Arthroscopic shoulder surgery will enable your surgeon to view more inside surfaces of your shoulder joint than they otherwise could with a single, more significant incision. This will make it easier for them to identify the issue and formulate the best treatment plan.

Following shoulder arthroscopy, some potential side-effects include pain and stiffness around your shoulder, as well as little scars where the surgeon made tiny incisions to insert the camera and devices.

It is best not to drive until your Consultant has confirmed it is safe to do so. Following a shoulder arthroscopy, you may have transient muscular numbness, discomfort and stiffness that could compromise your ability to drive. This may be noticeable, especially if the surgery happened on your left shoulder and you drive a manual car. In some cases, your shoulder may need weeks or months to fully heal before you feel comfortable behind the wheel.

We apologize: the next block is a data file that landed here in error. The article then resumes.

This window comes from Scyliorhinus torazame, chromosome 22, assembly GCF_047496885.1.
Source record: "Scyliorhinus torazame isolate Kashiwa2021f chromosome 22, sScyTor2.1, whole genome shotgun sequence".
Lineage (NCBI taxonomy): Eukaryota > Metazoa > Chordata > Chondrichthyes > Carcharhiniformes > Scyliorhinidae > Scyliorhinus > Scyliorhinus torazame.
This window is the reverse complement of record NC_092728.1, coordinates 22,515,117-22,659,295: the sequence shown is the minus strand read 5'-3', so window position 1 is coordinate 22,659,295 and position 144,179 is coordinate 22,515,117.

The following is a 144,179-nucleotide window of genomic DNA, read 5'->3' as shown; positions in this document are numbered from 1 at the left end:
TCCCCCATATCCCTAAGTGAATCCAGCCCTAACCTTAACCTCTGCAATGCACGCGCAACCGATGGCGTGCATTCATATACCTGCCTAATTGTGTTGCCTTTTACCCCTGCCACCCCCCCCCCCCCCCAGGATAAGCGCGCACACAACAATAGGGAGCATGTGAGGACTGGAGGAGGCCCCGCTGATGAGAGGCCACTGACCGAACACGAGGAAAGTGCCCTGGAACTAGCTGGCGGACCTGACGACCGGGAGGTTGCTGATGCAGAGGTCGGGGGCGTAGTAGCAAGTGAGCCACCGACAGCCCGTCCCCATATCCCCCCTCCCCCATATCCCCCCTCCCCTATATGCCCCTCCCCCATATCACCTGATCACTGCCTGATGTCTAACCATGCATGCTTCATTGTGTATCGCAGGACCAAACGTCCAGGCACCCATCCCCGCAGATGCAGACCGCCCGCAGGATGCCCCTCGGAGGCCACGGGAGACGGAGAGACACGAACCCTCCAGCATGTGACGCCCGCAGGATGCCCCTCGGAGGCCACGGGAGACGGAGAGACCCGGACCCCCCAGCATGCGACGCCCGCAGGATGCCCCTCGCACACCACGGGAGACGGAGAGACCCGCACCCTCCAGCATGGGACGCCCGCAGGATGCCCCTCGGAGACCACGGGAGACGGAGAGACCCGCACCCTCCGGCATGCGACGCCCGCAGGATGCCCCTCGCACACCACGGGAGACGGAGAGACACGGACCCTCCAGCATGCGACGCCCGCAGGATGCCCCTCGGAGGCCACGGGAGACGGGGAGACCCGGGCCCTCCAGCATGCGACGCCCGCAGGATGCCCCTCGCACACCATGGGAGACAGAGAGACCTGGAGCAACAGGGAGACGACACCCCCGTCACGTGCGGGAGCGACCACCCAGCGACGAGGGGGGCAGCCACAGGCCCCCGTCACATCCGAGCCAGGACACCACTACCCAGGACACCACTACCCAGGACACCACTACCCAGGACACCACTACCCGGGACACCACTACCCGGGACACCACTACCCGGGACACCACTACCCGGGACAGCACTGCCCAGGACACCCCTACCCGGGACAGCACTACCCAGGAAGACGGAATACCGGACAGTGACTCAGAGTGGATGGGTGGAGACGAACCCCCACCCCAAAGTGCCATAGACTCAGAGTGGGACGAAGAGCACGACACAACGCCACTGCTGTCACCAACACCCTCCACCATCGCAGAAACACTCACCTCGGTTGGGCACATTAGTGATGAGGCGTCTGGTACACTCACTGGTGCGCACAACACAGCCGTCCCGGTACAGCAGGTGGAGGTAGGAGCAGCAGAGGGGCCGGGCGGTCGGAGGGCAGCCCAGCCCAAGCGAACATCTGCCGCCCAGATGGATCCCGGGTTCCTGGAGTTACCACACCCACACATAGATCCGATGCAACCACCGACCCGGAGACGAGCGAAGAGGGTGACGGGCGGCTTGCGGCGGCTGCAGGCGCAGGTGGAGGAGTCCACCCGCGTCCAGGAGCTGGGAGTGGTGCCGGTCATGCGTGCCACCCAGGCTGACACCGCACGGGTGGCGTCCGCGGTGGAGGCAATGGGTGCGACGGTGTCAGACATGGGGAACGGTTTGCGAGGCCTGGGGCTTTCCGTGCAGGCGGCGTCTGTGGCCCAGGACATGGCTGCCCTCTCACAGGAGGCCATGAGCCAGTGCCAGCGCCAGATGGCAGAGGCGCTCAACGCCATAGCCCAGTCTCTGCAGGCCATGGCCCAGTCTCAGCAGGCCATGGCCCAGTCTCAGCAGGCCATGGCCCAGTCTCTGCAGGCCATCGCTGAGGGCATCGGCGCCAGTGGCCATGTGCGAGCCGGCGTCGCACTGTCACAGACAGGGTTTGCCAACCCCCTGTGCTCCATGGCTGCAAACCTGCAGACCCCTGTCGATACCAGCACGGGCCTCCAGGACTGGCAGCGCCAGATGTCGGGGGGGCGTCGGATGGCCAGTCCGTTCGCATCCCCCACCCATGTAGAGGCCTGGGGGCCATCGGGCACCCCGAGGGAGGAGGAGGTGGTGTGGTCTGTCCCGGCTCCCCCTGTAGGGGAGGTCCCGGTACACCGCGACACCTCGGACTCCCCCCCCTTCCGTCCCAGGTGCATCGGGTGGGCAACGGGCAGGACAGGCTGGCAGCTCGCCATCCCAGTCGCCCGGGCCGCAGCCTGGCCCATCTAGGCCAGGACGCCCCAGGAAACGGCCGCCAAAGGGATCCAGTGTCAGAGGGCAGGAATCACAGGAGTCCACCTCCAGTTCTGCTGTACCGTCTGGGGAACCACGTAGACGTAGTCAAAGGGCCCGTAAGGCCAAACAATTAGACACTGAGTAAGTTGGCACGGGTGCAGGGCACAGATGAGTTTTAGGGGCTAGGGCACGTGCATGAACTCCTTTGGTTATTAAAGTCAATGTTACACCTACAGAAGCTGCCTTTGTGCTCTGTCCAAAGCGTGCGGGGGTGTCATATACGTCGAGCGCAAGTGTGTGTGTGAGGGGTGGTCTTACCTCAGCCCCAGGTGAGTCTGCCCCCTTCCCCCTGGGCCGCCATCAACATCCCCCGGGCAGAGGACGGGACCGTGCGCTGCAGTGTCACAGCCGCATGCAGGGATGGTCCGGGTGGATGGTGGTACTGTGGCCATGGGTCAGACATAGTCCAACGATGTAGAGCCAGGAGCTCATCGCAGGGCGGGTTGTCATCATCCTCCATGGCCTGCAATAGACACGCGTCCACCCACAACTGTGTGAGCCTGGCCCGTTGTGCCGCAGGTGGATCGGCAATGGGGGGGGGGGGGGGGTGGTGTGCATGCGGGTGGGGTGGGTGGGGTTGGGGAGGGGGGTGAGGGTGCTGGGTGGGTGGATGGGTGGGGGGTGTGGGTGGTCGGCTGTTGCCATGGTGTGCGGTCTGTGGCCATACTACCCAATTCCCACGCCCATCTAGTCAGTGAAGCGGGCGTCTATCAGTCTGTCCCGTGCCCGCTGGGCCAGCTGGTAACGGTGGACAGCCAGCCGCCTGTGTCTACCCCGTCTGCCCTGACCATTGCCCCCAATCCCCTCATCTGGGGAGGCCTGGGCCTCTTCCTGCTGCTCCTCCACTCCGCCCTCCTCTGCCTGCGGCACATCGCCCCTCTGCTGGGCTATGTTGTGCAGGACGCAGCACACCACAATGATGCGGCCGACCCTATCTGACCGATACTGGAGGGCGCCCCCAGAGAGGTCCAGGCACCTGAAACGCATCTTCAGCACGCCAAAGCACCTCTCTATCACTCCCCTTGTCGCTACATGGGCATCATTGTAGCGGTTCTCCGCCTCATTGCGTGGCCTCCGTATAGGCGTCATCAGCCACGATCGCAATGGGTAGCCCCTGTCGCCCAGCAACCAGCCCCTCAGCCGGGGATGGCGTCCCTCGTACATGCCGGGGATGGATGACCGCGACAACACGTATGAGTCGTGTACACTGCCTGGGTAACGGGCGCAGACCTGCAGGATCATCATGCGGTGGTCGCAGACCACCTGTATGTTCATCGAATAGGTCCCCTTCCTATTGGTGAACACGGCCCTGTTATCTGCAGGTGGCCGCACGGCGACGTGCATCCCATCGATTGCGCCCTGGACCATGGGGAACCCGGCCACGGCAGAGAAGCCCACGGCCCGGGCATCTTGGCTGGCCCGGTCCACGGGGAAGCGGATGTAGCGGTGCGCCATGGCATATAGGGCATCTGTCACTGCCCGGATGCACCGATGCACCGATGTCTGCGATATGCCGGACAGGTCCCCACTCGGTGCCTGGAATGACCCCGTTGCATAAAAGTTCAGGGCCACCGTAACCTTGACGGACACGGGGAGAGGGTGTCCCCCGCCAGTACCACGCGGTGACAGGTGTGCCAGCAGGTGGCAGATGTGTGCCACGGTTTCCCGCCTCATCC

After surgery, you should prepare for some pain and discomfort for a few weeks. It might take longer for your discomfort to go away if you underwent a more involved procedure. Ice will reduce swelling and soreness and if necessary, your Consultant will recommend pain medication.

During the first six weeks following surgery, you shouldn't use your shoulder for reaching, lifting, pushing, or pulling and it is best not to use the surgical arm to reach behind your back. Several times every day, you can take your arm out of the sling to move your fingers and bend and straighten your elbow.